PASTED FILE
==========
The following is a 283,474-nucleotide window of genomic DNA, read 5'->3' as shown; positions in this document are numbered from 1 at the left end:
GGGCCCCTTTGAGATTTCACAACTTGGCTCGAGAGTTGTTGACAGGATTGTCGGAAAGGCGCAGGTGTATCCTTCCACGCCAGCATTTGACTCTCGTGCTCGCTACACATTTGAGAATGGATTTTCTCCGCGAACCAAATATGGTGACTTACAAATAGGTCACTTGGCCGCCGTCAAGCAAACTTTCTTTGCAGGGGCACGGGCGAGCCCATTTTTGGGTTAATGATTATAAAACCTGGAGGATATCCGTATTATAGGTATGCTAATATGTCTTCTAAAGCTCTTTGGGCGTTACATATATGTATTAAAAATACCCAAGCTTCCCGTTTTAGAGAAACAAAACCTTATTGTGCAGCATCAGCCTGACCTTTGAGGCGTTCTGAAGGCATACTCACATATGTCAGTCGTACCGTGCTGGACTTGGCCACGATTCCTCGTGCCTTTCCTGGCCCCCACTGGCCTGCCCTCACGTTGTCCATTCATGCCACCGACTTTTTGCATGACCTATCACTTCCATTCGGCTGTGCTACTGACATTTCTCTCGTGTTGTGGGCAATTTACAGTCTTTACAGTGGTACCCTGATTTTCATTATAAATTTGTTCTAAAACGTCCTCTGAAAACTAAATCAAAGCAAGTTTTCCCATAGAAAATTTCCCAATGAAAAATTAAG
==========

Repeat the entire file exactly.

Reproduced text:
The following is a 283,474-nucleotide window of genomic DNA, read 5'->3' as shown; positions in this document are numbered from 1 at the left end:
GGGCCCCTTTGAGATTTCACAACTTGGCTCGAGAGTTGTTGACAGGATTGTCGGAAAGGCGCAGGTGTATCCTTCCACGCCAGCATTTGACTCTCGTGCTCGCTACACATTTGAGAATGGATTTTCTCCGCGAACCAAATATGGTGACTTACAAATAGGTCACTTGGCCGCCGTCAAGCAAACTTTCTTTGCAGGGGCACGGGCGAGCCCATTTTTGGGTTAATGATTATAAAACCTGGAGGATATCCGTATTATAGGTATGCTAATATGTCTTCTAAAGCTCTTTGGGCGTTACATATATGTATTAAAAATACCCAAGCTTCCCGTTTTAGAGAAACAAAACCTTATTGTGCAGCATCAGCCTGACCTTTGAGGCGTTCTGAAGGCATACTCACATATGTCAGTCGTACCGTGCTGGACTTGGCCACGATTCCTCGTGCCTTTCCTGGCCCCCACTGGCCTGCCCTCACGTTGTCCATTCATGCCACCGACTTTTTGCATGACCTATCACTTCCATTCGGCTGTGCTACTGACATTTCTCTCGTGTTGTGGGCAATTTACAGTCTTTACAGTGGTACCCTGATTTTCATTATAAATTTGTTCTAAAACGTCCTCTGAAAACTAAATCAAAGCAAGTTTTCCCATAGAAAATTTCCCAATGAAAAATTAAG